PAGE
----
Why smokers have a lower risk of COVID-19

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In a new study from Hiroshima University, researchers found a potential reason why lower numbers of COVID cases have appeared amongst smokers compared to non-smokers, even as other reports suggest smoking increases the severity of the disease.

They also found two drugs that mimic the effect of chemicals in cigarette smoke that inhibits the production of ACE2 proteins.

Something of a paradox exists with respect to smoking cigarettes and COVID-19.

Active smoking is linked to increased severity of disease, but at the same time, many reports have suggested lower numbers of COVID cases amongst smokers than amongst non-smokers.

It is known that cigarette smoke contains polycyclic aromatic hydrocarbons (PAHs). These can bind to and activate aryl hydrocarbon receptors (AHRs).

A receptor is any structure of the surface or inside of a cell that is shaped to receive and bind to a particular substance.

Knowing this about the relationship between PAHs and AHRs, the researchers wanted to know the effect of drugs that activate AHR on the expression of the genes that control the production of the ACE2 protein.

It is the infamous receptor protein on the surface of many cells types that works like a lock that the SARS-CoV-2 virus is able to pick. After binding the virus to the ACE2 protein, it can then enter and infect the cell.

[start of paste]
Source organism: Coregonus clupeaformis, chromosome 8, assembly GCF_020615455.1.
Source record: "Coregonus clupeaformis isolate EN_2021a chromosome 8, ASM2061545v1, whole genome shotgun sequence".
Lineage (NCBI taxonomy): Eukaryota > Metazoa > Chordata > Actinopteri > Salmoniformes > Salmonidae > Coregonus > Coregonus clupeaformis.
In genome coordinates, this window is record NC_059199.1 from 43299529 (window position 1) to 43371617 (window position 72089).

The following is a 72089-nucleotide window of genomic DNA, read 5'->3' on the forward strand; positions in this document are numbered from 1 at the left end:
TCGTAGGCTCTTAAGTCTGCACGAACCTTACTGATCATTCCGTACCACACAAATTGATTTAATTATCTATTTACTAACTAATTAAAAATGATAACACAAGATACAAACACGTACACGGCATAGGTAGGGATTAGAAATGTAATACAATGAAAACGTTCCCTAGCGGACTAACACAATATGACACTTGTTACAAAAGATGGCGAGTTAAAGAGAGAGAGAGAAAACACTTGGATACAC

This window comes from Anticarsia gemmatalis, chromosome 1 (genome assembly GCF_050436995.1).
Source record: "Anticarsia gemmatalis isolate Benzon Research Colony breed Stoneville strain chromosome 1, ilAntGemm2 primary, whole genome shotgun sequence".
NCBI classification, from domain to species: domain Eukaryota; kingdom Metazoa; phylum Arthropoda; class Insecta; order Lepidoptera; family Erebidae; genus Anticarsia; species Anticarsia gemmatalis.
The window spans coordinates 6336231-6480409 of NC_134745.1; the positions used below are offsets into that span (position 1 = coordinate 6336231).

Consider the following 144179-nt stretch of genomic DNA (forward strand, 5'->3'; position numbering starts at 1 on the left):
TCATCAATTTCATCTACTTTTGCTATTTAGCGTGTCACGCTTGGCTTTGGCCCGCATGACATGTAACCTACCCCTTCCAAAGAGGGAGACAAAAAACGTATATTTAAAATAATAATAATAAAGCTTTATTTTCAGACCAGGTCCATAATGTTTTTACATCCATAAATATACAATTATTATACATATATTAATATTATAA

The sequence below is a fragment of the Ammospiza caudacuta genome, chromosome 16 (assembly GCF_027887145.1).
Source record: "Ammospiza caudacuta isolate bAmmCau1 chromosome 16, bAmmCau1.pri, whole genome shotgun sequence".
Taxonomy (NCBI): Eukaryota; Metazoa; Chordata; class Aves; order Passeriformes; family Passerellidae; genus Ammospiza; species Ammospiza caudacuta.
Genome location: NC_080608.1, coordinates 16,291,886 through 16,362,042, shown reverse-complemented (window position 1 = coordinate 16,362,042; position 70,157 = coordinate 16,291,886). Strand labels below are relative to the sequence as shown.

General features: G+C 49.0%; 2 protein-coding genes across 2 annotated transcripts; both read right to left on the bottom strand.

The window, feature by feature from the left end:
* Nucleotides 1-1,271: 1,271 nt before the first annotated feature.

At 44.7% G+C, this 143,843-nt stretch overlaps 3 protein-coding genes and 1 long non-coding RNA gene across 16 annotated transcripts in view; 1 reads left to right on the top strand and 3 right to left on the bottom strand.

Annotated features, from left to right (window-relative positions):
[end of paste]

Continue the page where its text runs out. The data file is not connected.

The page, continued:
First, the scientists examined various cell lines to examine their gene expression levels of ACE2. They found that those cells originating in the oral cavity, lungs and liver had the highest ACE2 expression.

They found that cigarette smoking increased the expressions of genes related to a number of key signaling processes within the cell that are regulated by AHR.

The team then tested the effects of two drugs that can activate AHR on the liver cells.

The first, 6‑formylindolo(3,2‑b)carbazole (FICZ) is derivative of the amino acid tryptophan, and the second, omeprazole (OMP), is a medication already widely used in the treatment of acid reflux and peptic ulcers.

They found the cigarette smoke extract and these two drugs—all of which act as activators of AHR—are able to suppress the expression of ACE2 in mammalian cells, and by doing so, reduce the ability of the SARS-CoV-2 virus to enter the cell.

Based on these findings, the team is now doing pre-clinical and clinical trials on the drugs as a novel anti-COVID-19 therapy.

If you care about COVID, please read studies about vitamin D and COVID-19: What you need to know and findings of this cholesterol-lowering drug could reduce COVID-19 infection by up to 70%.

For more information about COVID and your health, please see recent studies about these existing drugs may help treat COVID-19 and results showing that green tea may offer new hope to beat COVID-19.

The study is published in Scientific Reports. One author of the study is Keiji Tanimoto.

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